I do have some commentary on this item though.
First of all, tenant's rights are subject to local ordinances, which vary from municipality to municipality, county to county, and state to state. With all due respect to the Realtor from CT who previously answered, there may be some such ordinance, somewhere wich requires a disclosure from the landlord. You shuld always check with the local housing office, village government as to tenants rights and local ordinances.
Now, commentary about your specific question. Imagine a situation in which an individual would like to rent a home from a landlord. The landlord is behind on their mortgage and needs the rental income to pay the mortgage and avoid foreclosure. The potential tenant desires to move in, stay for an extended period, and does not want to deal with a foreclosure situation or otherwise. There are a few things you can do as a potential tenant to decrease the odds of this situation:
1. Check public records for litigation pending (lis pendens) concerning the property. If there is litigation pending, the home is likely in some stage of the foreclosure process. In this situation, you may still be able to get a valid lease from the landlord, but you may have to deal with a bank as your landlord at some point if the foreclosure is completed during your tenancy. Banks typically aren't interested in being landlords. Whereas your lease likely is not affected by the foreclosure, they will likely will not want to renew once your lease expires as your tenancy may impose an obstacle to sale.
2. Look for signs of financial distress: Has the property been on the market and vacant for a long time? How much does the owner owe on the property? Is it upside down on value?
3. Make sure you know that all lease terms should be in writing and on forms required by local ordinance. Make sure you understand that a one year lease is just that, a one year lease. At the end of the lease, you may have to move if the landlord either decides to no longer rent the property (subject to ordinances).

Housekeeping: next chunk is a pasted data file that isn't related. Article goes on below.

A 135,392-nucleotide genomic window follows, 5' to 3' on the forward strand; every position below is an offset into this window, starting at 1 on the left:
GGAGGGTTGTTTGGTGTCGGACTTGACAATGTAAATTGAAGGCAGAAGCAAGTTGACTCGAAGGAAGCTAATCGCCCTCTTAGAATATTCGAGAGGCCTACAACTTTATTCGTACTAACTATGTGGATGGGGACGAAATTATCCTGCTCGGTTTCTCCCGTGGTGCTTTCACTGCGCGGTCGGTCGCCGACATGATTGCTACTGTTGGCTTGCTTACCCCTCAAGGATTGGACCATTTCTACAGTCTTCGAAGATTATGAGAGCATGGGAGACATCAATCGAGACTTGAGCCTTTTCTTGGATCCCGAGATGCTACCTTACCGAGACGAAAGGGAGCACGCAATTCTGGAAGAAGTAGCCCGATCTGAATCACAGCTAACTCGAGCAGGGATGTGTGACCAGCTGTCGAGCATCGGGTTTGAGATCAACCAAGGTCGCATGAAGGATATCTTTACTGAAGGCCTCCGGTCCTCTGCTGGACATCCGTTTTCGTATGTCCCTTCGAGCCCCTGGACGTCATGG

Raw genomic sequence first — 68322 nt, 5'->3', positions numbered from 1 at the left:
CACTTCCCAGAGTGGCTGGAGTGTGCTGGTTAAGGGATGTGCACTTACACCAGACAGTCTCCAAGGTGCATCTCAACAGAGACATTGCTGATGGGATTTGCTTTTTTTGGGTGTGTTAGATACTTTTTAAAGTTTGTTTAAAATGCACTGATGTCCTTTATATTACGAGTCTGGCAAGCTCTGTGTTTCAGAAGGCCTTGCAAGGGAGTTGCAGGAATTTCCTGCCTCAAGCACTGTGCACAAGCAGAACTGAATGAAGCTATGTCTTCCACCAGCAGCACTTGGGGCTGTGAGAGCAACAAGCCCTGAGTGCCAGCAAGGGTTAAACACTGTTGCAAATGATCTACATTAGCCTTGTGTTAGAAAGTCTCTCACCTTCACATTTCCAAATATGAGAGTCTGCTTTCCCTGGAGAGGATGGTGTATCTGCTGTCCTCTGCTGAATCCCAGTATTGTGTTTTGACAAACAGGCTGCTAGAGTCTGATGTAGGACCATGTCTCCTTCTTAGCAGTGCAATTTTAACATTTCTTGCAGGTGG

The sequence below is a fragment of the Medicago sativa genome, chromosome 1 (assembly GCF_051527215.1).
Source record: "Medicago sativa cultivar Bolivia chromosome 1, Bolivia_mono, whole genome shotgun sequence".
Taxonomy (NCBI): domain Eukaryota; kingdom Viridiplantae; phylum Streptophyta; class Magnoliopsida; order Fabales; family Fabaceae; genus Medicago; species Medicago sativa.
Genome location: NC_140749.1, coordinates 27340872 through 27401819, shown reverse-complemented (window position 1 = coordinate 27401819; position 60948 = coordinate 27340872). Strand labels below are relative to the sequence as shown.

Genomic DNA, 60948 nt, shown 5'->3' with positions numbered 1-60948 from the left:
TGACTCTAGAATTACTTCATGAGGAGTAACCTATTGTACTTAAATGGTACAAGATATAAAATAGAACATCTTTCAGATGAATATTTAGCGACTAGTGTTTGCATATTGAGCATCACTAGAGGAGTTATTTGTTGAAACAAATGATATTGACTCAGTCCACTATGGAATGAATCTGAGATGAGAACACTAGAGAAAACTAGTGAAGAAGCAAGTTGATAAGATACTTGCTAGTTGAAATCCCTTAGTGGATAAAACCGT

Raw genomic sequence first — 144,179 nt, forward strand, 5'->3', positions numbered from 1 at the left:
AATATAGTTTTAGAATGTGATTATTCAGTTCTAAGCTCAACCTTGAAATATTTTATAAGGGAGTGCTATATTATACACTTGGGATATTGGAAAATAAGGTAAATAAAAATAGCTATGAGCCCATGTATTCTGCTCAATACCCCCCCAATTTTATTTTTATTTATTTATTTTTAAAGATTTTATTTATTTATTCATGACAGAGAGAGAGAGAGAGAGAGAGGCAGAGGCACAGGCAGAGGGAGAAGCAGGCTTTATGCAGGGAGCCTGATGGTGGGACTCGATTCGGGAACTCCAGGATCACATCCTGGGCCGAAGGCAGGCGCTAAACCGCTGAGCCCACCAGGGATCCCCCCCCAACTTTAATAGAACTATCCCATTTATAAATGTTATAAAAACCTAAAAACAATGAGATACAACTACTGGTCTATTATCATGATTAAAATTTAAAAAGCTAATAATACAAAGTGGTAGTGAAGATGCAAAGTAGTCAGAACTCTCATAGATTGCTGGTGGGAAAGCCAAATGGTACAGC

4. Remember, as a tenant, you have rights. You have those rights and more as a property owner. If stability is what you need, you should look to get into a position to purchase a home and be your own landlord. Trulia recently published a rent vs. buy index, outlining the areas where it's actually less expensive to own. You can further reduce this cost by becoming a landlord yourself!
Lynn911 Dallas Realtor & Consultant, Loan Officer, Credit Repair Advisor
The Michael Group - Dallas Business Journal Top Ranked Realtors
The owner has a right to privacy and just because a notice of default was issued/recorded doesn't mean that the owner is going to evict you prior to lease expiration. This question I have heard other ways, like, do I still have to pay rent if the owner is going through foreclosure? The short answer is YES, you must still follow the contract you signed. Being a broker licensee doesn't affect the his ability to protect his privacy. I have seen where the bank sends notice to the home and the tenant opens the letter and moves out right away and stops paying rent. You still owe that landlord the rent even if he is not paying the mortgage!